It seems somewhat laughable that this ‘intelligent’ calculating woman would expect Gwen to be converted all of a sudden to her way of thinking, and cheerfully cavort about in thin robes with the others as the innocent Linda is sacrificed in the ruins of the pentagram-desecrated village church (the site of the coven’s secret sabot meetings) when the entire community gathers there at the end of the film for a bout of hysterical satanic-lite, bongo beating frolicking -- but it’s not as laughable as the subsequent depiction of the witches’ sabot itself: Cyril Frankel’s direction is superlative when setting up a false sense of security during the first stages of the film, with gorgeous pastoral depictions of bucolic little England rendered via the almost ubiquitous village location of Hambleden – the go-to Buckinghamshire location for representing that idealised view of British life so familiar from countless episodes of “The Avengers” and many ITC action adventure serials in the ‘70s. He also manages the rest home sequences (shot in the reception area at Bray Studios itself) extremely well, building a sense of Gwen’s mounting paranoia with slanted camera angles and the use of wide-angle lenses to illustrate her drowsy perspective on her odd cohabites. When the climactic orgy/ritual scenes are reached, though, things go horribly awry in all areas: Bernard Robertson’s and Don Mingaye’s church ruin set looks achingly artificial, and although there are several eerie touches (a writhing bundle pictured on top of the pentagram that looks like a small baby in a sack; and the leering Stephanie, dressed in medieval-looking horned, candle-topped helmet, chanting: ‘give me a skin for dancing in!’ as she prepares to sacrifice the delirious spread-eagled Linda, with her cavorting followers apparently consuming excrement!) the satanic rites themselves are staged in an ill-conceived, stylised fashion that sees the village folk suddenly behaving like a beatnik dance troupe collective that’s been rehearsing an experimental performance art piece for the last week. Everyone keeps their clothes resolutely on throughout the so-called ‘orgy’ and because the film was never willing to be explicit about the potential sexual side of things underlying the relationship between Gwen and Stephanie, we never for a minute believe the gentle schoolmistress would ever be remotely tempted to go along with the evil plan she’s been groomed for, which makes Stephanie seem ridiculous for not seeing that fact and then leaving herself open to the ludicrous denouement she’s subjected to here. The utterly fairy-tale-like cheeriness of the ending, with order and goodness completely restored without there being even a vestige of ambiguity remaining, just shows how far things would change a few short years later, when “Rosemary’s Baby” and then “The Wicker Man” would take a radically different approach to their stories, each of which bears some uncanny similarities to events depicted in this film.
“The Witches”, complete with the BBFC’s X certificate at the start, looks fantastic in this restored double play edition featuring Blu-ray and DVD copies of the film. The new digital transfer displays rich detail in the countryside location scenery especially, and only a few process shots remain murky and grainy -- otherwise this is a pristine, sharp and extremely colourful and vibrant print. The mono sound is also very strong, rendering Richard Rodney Bennett’s score without distortion. Subtitles for the hard of hearing are included but the only extra on the disc does not relate directly to this particular film at all -- although it’s still a good one: “Hammer Glamour” is another Flashpoint Media production produced by Hammer historian Marcus Hearn and narrated by Damien Thomas, which looks at the rise of the Hammer starlet, covering all of Hammer’s greatest leading ladies but with particular emphasis on key individuals who have been especially interviewed for the 42 minute documentary -- such as Vera Day (star of “Quatermass II” and widely regarded as the first female face of Hammer), Valerie Leon, Caroline Munro, Martine Beswicke and Madeline Smith (who are all interviewed together) as well as Jenny Hanley. The doc’s key insight, not original but made impossible to ignore here, is the undercurrent of sexual exploitation that young actresses often felt they had to accept as a price they must pay for escaping otherwise humdrum workaday lives with little prospects.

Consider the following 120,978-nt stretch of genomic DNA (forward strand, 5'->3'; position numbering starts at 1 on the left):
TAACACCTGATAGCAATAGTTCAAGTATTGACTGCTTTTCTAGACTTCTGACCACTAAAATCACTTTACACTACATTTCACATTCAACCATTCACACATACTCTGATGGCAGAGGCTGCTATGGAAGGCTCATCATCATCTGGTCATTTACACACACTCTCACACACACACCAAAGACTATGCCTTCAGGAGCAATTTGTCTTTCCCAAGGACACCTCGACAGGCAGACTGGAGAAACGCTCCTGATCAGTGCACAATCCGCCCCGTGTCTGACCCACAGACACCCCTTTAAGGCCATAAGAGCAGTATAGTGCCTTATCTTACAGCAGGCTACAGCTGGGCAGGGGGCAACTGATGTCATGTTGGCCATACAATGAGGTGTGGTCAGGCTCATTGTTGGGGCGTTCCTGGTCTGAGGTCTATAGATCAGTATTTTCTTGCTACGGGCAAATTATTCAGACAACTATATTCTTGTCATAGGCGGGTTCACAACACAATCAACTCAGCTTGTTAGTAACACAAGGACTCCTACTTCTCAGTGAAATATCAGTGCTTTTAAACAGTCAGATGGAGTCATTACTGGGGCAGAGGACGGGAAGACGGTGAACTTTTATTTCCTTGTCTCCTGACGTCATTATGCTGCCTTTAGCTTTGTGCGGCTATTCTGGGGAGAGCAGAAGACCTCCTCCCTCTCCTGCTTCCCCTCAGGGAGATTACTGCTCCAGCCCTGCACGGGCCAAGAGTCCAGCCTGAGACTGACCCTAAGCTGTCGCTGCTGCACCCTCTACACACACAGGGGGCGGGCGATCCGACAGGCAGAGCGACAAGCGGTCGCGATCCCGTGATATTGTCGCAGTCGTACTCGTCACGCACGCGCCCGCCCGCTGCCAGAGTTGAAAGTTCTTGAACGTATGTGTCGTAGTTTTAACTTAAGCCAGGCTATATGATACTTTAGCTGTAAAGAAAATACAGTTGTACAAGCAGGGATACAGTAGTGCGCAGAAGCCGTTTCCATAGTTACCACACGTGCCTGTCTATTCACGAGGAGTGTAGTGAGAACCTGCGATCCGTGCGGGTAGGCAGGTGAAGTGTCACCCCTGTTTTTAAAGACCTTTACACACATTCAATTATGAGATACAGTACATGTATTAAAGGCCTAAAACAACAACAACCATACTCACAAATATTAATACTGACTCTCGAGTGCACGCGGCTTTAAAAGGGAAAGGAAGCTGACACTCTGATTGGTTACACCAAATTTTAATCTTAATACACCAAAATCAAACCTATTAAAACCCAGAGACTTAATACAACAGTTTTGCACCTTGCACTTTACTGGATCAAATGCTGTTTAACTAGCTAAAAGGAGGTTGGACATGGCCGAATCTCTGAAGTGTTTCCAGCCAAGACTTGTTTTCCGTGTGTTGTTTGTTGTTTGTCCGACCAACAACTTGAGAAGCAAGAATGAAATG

Vera Day encapsulates the route from photographic model to actress which defined the career trajectories of most young women in the industry who came from humble non-theatrical backgrounds back then. But as the demand for an increasing display of on-screen sexuality became more prominent in the late-sixties and early-seventies, actresses such as Madeline Smith, Jenny Hanley and Valerie Leon, who were actually quite prim and proper in real life and certainly didn’t revel in their newfound status as sex symbols, found the whole process extremely unpalatable. Jenny Hanley relates some of the tricks of the trade directors would use to try and get pretty starlets out of their bras and knickers for risqué scenes (the independent producer-director Pete Walker was one prominent offender according to Hanley) while the slightly more sexually adventurous Martine Beswicke (who describes her film persona back then as a ‘Bitch Kitty’) talks about some of her more questionable roles, such as Hammer’s camp fest “Prehistoric Women” and the failed opportunity she felt “Dr Jekyll and Sister Hyde” represented for tackling the complexities of gender identity. Some of the anecdotes here are strangely touching (Valerie Leon, one of Hammer’s most knock-dead gorgeous starlets, remembering being so chronically shy during the making of “Blood from the Mummy’s Tomb” that she’d bring sandwiches to the set to eat in her dressing room just so that she wouldn’t have to attempt to socialise with the rest of the cast and crew during breaks), others are somewhat troubling in their implications (Madeline Smith’s confession that during a period when she was regularly being encouraged to take her top off for lesbian scenes with Ingrid Pitt, she didn’t even know what an orgasm was). Smith has a particularly tart way of summing up the types of roles she was expected to play for Hammer (I was always the victim … the one things were being done to, who always seemed to be unaware that she had her tits hanging out at the time.’) but she recalls her role in “Frankenstein and the Monster from Hell” as providing her with the best part she ever had, which didn’t involve her having to cavort around in low-cut tops for once. This documentary is a mine of treasurable anecdotes from performers who remember their time in the film industry with both affection and, in some cases, with some degree of reservation as well. It’s nicely put together with clips and photographs, to provide a great overview of Hammer’s story from the perspective of the changing role glamour played in the development of the company's history. It’s an excellent addition to this disc, which features a superb edition of what is undoubtedly one of Hammer’s second division titles, but which, nevertheless, contains a lot to interest any fan of Britain’s foremost horror factory.